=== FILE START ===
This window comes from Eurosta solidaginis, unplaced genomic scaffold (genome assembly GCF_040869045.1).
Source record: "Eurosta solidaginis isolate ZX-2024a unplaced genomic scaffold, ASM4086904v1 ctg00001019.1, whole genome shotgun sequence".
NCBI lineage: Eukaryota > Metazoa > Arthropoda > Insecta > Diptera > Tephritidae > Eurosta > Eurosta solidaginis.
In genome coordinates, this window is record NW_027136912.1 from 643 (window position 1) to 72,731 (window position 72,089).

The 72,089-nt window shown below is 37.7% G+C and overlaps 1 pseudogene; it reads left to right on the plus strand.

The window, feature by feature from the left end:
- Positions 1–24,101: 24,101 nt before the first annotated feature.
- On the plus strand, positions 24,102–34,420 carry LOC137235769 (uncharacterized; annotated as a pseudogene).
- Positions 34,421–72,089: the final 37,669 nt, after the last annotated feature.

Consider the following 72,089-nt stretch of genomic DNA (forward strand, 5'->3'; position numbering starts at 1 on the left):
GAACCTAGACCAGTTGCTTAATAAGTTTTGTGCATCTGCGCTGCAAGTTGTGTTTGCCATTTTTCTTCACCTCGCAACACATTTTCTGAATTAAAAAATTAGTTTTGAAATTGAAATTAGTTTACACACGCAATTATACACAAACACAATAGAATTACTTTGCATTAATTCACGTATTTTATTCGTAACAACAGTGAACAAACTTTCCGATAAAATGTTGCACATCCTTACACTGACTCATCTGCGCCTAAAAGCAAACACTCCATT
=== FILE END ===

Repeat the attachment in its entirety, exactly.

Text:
This window comes from Eurosta solidaginis, unplaced genomic scaffold (genome assembly GCF_040869045.1).
Source record: "Eurosta solidaginis isolate ZX-2024a unplaced genomic scaffold, ASM4086904v1 ctg00001019.1, whole genome shotgun sequence".
NCBI lineage: Eukaryota > Metazoa > Arthropoda > Insecta > Diptera > Tephritidae > Eurosta > Eurosta solidaginis.
In genome coordinates, this window is record NW_027136912.1 from 643 (window position 1) to 72,731 (window position 72,089).

The 72,089-nt window shown below is 37.7% G+C and overlaps 1 pseudogene; it reads left to right on the plus strand.

The window, feature by feature from the left end:
- Positions 1–24,101: 24,101 nt before the first annotated feature.
- On the plus strand, positions 24,102–34,420 carry LOC137235769 (uncharacterized; annotated as a pseudogene).
- Positions 34,421–72,089: the final 37,669 nt, after the last annotated feature.

Consider the following 72,089-nt stretch of genomic DNA (forward strand, 5'->3'; position numbering starts at 1 on the left):
GAACCTAGACCAGTTGCTTAATAAGTTTTGTGCATCTGCGCTGCAAGTTGTGTTTGCCATTTTTCTTCACCTCGCAACACATTTTCTGAATTAAAAAATTAGTTTTGAAATTGAAATTAGTTTACACACGCAATTATACACAAACACAATAGAATTACTTTGCATTAATTCACGTATTTTATTCGTAACAACAGTGAACAAACTTTCCGATAAAATGTTGCACATCCTTACACTGACTCATCTGCGCCTAAAAGCAAACACTCCATT